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What John Whitmer’s History Tells Us

John Whitmer’s history of the Church shows ordinary people working through real-world difficulties.

When John Whitmer was commanded in 1831 to record the history of the Church, he simply said, “I would rather not do it.” Regardless, he obeyed, and as Joseph Smith promised, his history has become “a choice record in Israel.”

John Whitmer’s record is available to readers in high definition on the Joseph Smith Papers website. Whitmer offers a rich perspective of the experiences of the early Church. Highlights of his record include the following:

Whitmer’s history paints a picture of ordinary people struggling along as they learn what it
means to be led by revelation and as they try to establish the kingdom of God on the earth. These
are some of the same struggles Church members face today.

Unfortunately, John Whitmer eventually left the Church, and the final chapters of his record
contain his unfavorable view of Church events after his excommunication. However, his record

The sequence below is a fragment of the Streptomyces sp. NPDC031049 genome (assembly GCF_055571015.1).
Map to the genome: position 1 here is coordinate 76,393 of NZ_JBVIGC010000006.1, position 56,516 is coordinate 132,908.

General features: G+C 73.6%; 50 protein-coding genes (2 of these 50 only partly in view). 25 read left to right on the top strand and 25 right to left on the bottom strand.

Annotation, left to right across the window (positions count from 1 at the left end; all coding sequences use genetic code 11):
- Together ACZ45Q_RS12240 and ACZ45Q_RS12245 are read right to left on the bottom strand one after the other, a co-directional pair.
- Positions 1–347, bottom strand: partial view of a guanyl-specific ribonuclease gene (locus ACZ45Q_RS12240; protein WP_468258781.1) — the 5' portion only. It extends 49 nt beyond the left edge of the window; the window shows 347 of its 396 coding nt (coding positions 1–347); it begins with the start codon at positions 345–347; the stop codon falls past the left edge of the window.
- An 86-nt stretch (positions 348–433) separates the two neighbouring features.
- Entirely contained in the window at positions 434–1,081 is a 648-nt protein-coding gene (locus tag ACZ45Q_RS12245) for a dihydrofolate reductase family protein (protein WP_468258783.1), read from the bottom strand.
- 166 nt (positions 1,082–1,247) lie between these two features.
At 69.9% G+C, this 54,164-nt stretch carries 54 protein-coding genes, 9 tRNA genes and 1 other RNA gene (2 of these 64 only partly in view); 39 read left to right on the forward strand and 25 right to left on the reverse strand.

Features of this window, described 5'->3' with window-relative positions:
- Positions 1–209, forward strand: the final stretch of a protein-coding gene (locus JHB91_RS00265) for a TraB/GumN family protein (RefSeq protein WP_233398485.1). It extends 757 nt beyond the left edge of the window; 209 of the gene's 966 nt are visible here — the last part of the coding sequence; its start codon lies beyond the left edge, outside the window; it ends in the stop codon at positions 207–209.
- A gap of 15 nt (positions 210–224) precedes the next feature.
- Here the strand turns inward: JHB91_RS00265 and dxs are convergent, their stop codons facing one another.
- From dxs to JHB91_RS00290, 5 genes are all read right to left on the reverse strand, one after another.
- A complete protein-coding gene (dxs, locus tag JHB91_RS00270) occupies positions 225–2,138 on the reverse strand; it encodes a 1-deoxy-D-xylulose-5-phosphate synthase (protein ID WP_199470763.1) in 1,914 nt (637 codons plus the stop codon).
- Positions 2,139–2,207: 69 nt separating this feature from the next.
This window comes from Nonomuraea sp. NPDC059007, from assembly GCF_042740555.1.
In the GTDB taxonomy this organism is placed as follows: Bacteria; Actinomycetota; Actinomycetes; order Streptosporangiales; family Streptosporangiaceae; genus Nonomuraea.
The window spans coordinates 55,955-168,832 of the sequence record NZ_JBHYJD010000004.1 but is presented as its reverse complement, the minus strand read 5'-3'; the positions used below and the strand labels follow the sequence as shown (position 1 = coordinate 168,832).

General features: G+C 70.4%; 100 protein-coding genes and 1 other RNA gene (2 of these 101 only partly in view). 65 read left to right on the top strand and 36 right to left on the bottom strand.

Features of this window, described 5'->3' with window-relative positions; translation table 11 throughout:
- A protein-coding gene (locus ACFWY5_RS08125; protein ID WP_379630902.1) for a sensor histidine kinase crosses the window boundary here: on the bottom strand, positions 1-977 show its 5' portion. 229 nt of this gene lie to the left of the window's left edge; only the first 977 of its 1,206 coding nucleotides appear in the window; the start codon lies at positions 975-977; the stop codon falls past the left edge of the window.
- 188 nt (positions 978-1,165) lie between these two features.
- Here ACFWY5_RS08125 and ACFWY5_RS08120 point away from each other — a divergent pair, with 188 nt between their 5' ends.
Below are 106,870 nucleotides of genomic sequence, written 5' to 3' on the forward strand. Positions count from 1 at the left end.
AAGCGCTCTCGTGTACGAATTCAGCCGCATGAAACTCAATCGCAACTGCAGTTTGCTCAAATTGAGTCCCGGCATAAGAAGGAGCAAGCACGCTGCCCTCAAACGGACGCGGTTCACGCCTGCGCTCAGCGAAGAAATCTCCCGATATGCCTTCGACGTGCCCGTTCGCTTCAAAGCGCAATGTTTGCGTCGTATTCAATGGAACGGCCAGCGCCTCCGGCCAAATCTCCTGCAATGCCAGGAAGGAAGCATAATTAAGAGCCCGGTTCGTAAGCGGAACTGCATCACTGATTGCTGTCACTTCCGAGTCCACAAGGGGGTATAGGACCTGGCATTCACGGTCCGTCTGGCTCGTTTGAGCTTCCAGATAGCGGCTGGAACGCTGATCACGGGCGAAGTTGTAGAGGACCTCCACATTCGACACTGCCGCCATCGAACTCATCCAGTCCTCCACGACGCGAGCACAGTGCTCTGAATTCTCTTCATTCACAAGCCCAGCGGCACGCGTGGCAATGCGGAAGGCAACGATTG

reflects a principle Whitmer himself wrote about in the history (transcribed here from the
original manuscript):

Whiel all the foregoing letters and petitions were circulating the saints were humbling themselves before the Lord. but some were making preperation to leave the land others, were doubting the truth of the book of Mormon, others denying the faith, others growing in gracce and in the knowledge of the truth.

Read “John Whitmer, History, 1831–circa 1847.”

Source: The Joseph Smith Papers

—Ariel Szuch, Mormon Insights

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